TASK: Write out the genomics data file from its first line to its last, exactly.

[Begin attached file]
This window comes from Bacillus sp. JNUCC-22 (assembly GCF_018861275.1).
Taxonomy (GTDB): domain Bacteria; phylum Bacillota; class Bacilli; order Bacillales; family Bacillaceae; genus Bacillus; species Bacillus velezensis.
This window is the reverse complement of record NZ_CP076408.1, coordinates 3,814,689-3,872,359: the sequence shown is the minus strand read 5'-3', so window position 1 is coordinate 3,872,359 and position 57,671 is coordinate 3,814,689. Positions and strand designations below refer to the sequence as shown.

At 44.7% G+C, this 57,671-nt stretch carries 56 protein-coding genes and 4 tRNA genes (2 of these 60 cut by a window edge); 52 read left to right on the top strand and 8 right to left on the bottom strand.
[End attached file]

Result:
This window comes from Bacillus sp. JNUCC-22 (assembly GCF_018861275.1).
Taxonomy (GTDB): domain Bacteria; phylum Bacillota; class Bacilli; order Bacillales; family Bacillaceae; genus Bacillus; species Bacillus velezensis.
This window is the reverse complement of record NZ_CP076408.1, coordinates 3,814,689-3,872,359: the sequence shown is the minus strand read 5'-3', so window position 1 is coordinate 3,872,359 and position 57,671 is coordinate 3,814,689. Positions and strand designations below refer to the sequence as shown.

At 44.7% G+C, this 57,671-nt stretch carries 56 protein-coding genes and 4 tRNA genes (2 of these 60 cut by a window edge); 52 read left to right on the top strand and 8 right to left on the bottom strand.